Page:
All fabrics made of untreated natural fibers and most synthetic fibers are combustible. It is normal and expected that they will ignite and continue to burn when exposed to an ignition source such as flame or electric arc. Because clothing constructed from these normal fabrics meets flammability requirements established by 16 CFR Part 1610, it is generally accepted as having no unusual burning characteristics. Resistance to ignition and burning is an abnormal condition of wearing apparel. When work environments or occupations pose a risk of garment ignition and burning, flame-resistant apparel should be considered and selected.
Normal fabrics and garments will burn away from the point of ignition with an increasing rate of flame spread and continue to burn after removal of the ignition source. Normal fabrics will continue to burn until they are extinguished or all flammable material is consumed.
Flame-resistant (FR) fabrics and garments are intended to resist ignition, prevent the spread of flames away from the immediate area of high heat impingement, and to self-extinguish almost immediately upon removal of the ignition source.
FR garments will not provide significant protection from burn injury in the immediate area of contact with the ignition source. However, flame-resistant garments do provide protection against clothing ignition and sustained flame spread. Remember FR garments are NOT fire proof.
National Fire Protection Association (NFPA®) 70E Standard for Electrical Safety in the Workplace, states that non melting, flammable fiber undergarments may be used in conjunction with FR garments. Flame-resistant t-shirts, Henleys and base layer garments can provide additional wearer protection.
No, There is a common perception that untreated 100% cotton fabric is somehow “flame-resistant”. This is simply not true. While heavyweight untreated 100% cotton fabrics may be more difficult to ignite, they can and will ignite and continue to burn if exposed to an ignition source.
Flame resistant garments are generally made from either flame resistant materials such as those made from aramid fibers (including meta-aramids and para-aramids), melamine fibers, or those treated with flame resistant "FR" treatments such as Ammonia or Heat Cure . FR treatments can Wash Out over time, shorting the life of the garment. Because many garments are often laundered under industrial wash conditions, they must be capable of withstanding a number of such industrial launderings in order to have an acceptable useful life. It is generally considered by the purchasers of these garments that the garments must last through a minimum of 125 industrial launderings. Any improper laundering will drastically shorten the life of the garment. Remember the FR protective treatment can wash out over time, diminishing the flame resistant quality of the garment, yet the garment looks good. Note: Nomex does not required any FR treatment, as it is an inhearently flame resistant material. Nomex garments will cost more initially, however, because the FR protection will not wash out so the "life of the garment" is much longer.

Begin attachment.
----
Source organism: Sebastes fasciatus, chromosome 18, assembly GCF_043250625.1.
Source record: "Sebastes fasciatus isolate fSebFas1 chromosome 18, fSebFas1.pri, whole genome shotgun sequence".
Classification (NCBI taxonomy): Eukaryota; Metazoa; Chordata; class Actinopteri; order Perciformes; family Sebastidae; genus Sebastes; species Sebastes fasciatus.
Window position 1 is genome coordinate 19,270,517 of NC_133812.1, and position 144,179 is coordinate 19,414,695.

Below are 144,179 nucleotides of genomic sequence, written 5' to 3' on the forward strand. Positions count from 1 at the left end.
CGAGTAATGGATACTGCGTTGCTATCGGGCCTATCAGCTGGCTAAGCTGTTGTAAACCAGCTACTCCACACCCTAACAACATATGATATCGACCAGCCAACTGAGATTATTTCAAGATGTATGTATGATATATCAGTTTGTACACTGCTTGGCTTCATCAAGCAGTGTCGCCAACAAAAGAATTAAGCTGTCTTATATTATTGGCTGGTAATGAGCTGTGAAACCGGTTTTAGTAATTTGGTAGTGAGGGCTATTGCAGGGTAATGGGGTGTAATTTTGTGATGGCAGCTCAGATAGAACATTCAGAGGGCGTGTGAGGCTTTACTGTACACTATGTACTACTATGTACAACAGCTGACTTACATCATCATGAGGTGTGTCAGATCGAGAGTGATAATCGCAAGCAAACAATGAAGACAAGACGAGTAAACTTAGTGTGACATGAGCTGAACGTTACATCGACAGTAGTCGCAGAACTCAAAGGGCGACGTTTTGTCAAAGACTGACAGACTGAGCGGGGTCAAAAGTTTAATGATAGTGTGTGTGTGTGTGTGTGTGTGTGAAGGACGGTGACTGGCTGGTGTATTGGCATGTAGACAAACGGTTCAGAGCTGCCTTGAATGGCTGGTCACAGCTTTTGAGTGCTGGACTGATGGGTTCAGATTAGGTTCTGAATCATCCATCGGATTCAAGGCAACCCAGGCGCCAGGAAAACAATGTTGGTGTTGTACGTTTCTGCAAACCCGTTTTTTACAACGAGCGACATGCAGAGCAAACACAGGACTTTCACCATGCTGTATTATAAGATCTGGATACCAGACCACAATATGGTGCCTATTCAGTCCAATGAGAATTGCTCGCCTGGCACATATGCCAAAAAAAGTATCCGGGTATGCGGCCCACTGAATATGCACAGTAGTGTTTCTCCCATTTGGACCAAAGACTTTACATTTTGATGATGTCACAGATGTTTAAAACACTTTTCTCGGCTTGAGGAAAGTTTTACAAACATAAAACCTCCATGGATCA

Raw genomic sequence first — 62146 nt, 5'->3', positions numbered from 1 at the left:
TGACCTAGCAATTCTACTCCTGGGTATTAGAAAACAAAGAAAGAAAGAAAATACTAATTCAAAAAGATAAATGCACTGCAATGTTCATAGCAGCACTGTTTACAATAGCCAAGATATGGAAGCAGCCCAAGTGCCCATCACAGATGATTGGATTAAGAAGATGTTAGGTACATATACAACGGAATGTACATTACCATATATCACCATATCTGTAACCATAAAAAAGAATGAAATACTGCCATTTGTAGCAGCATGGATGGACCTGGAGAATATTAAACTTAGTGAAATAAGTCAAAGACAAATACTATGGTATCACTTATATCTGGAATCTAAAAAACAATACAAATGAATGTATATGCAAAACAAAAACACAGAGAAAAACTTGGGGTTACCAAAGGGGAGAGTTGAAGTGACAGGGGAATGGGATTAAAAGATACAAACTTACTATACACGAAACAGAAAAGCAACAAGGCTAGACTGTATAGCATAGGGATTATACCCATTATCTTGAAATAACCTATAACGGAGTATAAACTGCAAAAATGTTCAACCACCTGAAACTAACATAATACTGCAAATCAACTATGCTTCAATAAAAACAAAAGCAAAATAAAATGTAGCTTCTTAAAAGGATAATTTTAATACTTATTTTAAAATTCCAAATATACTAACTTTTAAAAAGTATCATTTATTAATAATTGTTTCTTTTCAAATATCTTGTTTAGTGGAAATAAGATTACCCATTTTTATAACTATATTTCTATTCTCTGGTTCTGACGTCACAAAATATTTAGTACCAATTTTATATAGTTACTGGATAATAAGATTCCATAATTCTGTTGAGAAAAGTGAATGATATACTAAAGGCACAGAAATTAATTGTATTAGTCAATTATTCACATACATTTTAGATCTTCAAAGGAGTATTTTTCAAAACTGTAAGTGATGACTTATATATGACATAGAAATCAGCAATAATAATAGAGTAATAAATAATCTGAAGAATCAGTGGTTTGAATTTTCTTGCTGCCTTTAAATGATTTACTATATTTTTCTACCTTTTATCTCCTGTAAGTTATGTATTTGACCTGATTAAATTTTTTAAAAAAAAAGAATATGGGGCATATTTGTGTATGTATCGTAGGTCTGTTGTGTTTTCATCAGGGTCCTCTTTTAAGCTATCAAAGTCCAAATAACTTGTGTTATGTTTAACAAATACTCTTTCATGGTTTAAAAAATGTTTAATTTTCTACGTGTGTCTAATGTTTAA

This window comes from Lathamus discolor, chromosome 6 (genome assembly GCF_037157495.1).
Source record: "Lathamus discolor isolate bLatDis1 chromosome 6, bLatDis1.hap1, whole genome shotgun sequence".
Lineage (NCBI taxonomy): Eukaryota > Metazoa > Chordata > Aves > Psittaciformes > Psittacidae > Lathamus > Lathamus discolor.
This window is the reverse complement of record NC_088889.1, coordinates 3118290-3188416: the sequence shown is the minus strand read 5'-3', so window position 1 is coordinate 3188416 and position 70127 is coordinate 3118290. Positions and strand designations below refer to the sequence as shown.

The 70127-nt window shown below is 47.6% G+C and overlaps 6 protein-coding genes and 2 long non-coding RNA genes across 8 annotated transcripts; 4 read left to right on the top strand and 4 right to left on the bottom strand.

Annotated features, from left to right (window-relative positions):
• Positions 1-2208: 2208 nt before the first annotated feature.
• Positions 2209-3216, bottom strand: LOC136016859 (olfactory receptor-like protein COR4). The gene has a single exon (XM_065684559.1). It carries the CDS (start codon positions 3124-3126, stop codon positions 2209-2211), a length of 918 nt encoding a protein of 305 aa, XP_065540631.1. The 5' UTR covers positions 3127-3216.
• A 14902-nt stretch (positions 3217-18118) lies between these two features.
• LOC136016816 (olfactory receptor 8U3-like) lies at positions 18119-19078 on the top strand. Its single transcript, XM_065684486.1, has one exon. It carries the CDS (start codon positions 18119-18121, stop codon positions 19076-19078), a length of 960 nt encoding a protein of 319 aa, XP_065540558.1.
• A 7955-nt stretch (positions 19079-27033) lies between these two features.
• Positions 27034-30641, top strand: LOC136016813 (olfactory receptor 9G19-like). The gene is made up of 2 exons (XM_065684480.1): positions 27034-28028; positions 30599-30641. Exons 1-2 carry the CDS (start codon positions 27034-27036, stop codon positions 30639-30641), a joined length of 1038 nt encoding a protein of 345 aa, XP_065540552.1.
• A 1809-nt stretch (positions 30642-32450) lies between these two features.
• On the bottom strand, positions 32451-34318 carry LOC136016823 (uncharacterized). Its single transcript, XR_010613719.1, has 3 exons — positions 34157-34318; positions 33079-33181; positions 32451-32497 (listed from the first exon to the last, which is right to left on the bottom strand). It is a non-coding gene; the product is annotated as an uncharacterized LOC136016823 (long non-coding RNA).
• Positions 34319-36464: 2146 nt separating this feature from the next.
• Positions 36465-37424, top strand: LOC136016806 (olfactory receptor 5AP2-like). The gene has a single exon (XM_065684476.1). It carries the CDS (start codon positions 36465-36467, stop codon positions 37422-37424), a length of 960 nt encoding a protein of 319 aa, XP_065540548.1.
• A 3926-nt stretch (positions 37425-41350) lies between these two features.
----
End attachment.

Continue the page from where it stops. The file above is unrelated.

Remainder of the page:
Cotton or Cotton blend fabrics are made flame-resistant by application of a flame retardant. This finish can be either a phosphonium salt precondensate polymerized with gaseous ammonia (THPOH-NH3), or a heat-cured dialkylphosphonamide. These processes bind the flame retardant to cotton fiber FR for durability. Either process has little effect on fabric hand and performance. Among fabrics produced by the “ammonia cure” process are AMTEX® by Mount Vernon Mills, Inc., Banwear® by ITEX, Inc. and INDURA® Ultra Soft® by Westex Inc.
There is no perfect flame-resistant garment system that meets all needs. Each FR fiber or treated fabric has certain properties that, depending on end use requirements, can be either benefits or shortcomings. Blending different fibers attempts to balance these properties for maximum fabric performance. It is important to be aware of these properties so garments may be selected to meet the specific requirements of a given application.
Blends of cotton and nylon are designed to increase abrasion resistance compared to similar woven and knit fabrics. Woven fabrics are constructed with a 75% cotton/25% nylon warp and a 100% cotton filling. The overall blend is 88% cotton/12% nylon. Knit fabrics may be made with an intimate blend of cotton and nylon, or by other methods like plating. These fabrics are made flame-resistant by application of a flame retardant. This finish can be either a phosphonium salt pre condensate polymerized with gaseous ammonia (THPOH-NH3), or a heat-cured dialkylphosphonamide. These processes bind the flame retardant to cotton fiber FR for durability. Either process has little effect on fabric hand and performance. Among fabrics produced by the “ammonia cure” process are AMTEX by Mount Vernon Mills, Inc., Banwear by ITEX, Inc. and INDURA Ultra Soft by Westex Inc. Many knit and fleece fabrics are produced by the heat cure process.
Cotton and nylon are resistant to alkalis and most solvents, but many acids will destroy cotton fiber. The fabric does not provide personal chemical protection to the wearer. Where chemical exposure is a hazard, specialized barrier garments should be selected.